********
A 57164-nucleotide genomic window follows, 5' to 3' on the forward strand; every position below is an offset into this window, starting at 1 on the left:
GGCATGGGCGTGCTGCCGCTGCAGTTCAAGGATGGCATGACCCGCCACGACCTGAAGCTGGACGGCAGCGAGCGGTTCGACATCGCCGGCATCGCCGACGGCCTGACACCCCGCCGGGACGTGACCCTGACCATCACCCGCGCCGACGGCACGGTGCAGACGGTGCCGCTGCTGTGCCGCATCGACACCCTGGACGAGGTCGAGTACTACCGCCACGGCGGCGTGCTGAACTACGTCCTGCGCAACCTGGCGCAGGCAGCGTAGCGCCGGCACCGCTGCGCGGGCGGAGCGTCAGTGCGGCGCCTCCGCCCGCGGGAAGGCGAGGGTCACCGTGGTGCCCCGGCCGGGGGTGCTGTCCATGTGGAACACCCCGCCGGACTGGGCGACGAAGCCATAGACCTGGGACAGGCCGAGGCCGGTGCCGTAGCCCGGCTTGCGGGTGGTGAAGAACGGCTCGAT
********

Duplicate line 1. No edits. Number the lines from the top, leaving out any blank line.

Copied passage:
A 57164-nucleotide genomic window follows, 5' to 3' on the forward strand; every position below is an offset into this window, starting at 1 on the left: